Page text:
Completely eliminating the risk of a cyberattack is unlikely, but there are things that companies can do to push back, and even go on the offensive. “There are very sophisticated investigative tools that let you collect a great deal of data about the bad actors coming into your network,” says Crowell & Moring’s Gabriel Ramsey. For example, he says, some companies are employing “denial and deception” techniques that use decoy systems and fake information to make attackers believe that they are successfully working their way through systems to find valuable targets. “You lead them down the path and monitor them and guide them to a quarantined space where they are blocked from the real systems,” he says. “Along the way, you can collect a lot of information about how they operate and even who they are.”
That knowledge can be used not only to improve cyber defenses but also to pursue the hackers. “Once you identify them, you can use the legal system,” says Ramsey. That might mean turning the information over to state or federal investigators, or it might mean a company takes action on its own through lawsuits or cooperation with authorities in other countries to hold the perpetrators accountable. In some cases, companies have an advantage over U.S. officials in such efforts. “They can move more quickly and aggressively, especially when working with partners across borders,” he says. “Companies often don’t realize they have these options, but these kinds of efforts can be quite effective.”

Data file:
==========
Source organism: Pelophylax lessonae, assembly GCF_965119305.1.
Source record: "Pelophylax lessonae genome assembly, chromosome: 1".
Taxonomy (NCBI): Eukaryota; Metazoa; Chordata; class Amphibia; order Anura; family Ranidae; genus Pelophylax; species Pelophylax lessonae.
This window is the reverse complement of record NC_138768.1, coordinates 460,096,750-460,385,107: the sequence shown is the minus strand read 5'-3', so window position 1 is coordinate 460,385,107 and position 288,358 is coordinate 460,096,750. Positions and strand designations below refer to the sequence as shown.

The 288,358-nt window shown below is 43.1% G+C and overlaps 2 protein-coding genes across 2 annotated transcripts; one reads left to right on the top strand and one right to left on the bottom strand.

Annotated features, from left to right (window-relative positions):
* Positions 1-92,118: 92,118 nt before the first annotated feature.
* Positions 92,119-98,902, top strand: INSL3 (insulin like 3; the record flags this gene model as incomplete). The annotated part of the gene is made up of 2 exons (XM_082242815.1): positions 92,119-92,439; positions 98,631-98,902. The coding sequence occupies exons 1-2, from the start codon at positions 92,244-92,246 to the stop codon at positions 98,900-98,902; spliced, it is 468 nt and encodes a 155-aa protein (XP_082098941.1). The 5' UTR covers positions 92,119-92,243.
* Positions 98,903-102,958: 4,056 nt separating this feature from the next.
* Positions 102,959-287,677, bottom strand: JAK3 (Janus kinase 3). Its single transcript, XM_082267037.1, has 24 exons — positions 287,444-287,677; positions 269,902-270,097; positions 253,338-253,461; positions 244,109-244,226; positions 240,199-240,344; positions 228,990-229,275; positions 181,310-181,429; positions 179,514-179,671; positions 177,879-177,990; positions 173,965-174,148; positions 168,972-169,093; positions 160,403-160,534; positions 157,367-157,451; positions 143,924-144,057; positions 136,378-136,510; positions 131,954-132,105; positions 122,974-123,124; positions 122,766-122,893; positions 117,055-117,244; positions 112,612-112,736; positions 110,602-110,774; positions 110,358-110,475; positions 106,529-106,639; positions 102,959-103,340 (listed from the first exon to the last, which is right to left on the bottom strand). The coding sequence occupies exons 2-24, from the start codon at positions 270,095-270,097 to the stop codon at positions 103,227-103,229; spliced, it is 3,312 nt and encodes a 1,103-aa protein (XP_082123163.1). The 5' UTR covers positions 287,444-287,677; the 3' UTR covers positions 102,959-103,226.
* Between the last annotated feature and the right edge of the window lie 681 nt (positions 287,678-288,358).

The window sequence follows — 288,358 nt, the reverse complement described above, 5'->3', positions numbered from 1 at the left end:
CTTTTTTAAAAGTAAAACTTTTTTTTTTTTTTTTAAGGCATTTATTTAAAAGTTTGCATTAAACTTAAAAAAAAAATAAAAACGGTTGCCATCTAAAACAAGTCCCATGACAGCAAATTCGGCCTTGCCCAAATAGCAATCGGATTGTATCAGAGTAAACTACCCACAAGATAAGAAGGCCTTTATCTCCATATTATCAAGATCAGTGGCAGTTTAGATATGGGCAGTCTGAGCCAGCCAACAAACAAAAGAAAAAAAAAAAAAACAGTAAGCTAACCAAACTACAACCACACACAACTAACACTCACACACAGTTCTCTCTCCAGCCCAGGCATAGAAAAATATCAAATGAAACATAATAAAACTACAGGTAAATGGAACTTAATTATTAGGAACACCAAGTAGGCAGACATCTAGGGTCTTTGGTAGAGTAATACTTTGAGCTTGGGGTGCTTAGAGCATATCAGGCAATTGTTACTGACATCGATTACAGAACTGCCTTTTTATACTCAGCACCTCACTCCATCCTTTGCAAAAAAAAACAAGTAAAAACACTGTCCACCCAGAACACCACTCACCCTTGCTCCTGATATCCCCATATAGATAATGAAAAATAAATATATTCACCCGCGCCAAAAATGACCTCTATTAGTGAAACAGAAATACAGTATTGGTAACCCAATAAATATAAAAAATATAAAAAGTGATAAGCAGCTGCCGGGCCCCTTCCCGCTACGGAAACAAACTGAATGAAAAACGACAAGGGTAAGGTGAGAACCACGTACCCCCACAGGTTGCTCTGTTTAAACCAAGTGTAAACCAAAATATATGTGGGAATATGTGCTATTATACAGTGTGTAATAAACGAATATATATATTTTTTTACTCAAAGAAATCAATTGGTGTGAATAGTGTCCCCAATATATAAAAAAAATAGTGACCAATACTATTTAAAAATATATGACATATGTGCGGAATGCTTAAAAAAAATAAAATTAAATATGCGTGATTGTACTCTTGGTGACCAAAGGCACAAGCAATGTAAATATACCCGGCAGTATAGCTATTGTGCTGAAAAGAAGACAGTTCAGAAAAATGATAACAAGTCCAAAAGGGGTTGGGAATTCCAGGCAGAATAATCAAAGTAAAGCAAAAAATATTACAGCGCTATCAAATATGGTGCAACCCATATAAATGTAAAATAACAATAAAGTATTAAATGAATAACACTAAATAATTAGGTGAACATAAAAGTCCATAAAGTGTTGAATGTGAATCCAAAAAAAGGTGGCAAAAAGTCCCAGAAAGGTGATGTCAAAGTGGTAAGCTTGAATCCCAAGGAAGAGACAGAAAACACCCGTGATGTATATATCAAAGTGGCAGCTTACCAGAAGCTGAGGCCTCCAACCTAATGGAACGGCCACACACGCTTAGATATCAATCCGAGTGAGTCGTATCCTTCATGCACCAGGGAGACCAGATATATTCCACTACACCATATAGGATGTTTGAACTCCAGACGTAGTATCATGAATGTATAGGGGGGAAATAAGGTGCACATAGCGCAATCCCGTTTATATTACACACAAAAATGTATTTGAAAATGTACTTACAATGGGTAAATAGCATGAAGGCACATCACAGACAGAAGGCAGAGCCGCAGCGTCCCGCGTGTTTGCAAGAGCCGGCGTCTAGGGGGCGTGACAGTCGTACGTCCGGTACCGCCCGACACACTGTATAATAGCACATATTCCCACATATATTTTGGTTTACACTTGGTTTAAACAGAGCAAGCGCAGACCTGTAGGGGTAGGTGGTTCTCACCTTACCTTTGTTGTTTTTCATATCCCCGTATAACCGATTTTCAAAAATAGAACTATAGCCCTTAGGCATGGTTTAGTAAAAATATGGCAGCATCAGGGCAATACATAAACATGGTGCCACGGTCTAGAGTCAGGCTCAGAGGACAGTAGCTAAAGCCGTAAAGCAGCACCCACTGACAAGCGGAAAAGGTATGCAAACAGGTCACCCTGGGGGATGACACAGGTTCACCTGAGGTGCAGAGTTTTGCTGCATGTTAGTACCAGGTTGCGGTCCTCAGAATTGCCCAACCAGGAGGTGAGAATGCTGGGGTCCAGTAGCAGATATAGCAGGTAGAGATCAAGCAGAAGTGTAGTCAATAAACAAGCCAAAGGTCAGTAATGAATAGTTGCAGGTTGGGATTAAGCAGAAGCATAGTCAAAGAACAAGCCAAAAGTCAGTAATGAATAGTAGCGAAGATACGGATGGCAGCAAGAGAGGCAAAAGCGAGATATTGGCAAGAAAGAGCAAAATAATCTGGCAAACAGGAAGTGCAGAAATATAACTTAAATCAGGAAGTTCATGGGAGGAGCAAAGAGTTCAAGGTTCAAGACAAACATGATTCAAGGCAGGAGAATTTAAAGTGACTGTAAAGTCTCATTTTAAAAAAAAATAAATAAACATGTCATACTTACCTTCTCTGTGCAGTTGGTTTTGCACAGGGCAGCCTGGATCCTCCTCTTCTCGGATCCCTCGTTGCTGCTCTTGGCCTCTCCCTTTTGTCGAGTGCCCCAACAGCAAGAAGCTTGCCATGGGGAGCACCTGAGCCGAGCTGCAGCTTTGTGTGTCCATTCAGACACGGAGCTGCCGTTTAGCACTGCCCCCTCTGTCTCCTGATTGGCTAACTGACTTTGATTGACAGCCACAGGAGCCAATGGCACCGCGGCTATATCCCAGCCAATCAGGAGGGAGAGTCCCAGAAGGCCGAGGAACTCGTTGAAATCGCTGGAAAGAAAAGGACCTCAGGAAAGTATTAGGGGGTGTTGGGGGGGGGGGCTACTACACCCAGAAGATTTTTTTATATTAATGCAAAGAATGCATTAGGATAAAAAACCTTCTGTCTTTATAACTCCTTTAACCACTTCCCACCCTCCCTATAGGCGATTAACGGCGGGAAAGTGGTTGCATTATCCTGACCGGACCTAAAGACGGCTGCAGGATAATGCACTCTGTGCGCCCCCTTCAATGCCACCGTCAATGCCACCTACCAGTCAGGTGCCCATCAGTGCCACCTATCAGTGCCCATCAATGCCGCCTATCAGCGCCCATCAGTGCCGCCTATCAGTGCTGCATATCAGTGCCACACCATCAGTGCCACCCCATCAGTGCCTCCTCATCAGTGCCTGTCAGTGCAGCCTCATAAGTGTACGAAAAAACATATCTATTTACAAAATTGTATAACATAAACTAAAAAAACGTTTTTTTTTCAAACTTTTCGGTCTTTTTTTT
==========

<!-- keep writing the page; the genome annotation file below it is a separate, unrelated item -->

The Potential Downsides of Product Data
In managing new waves of product-litigation risk, companies will have to pay close attention to the large amounts of data about product performance and usage generated by smart and connected devices. A smart home, for example, might produce 1 gigabyte of data a week, while a connected car might produce 25 gigabytes an hour. Much of the data generated by products can be captured by the manufacturer, but that often doesn’t happen. “With today’s volumes of data, it can’t all be saved—it would cost a fortune. So in many cases, data is constantly being written over or discarded,” Falvey says. “Companies need to think about what data they will need to preserve in the event of product liability litigation.”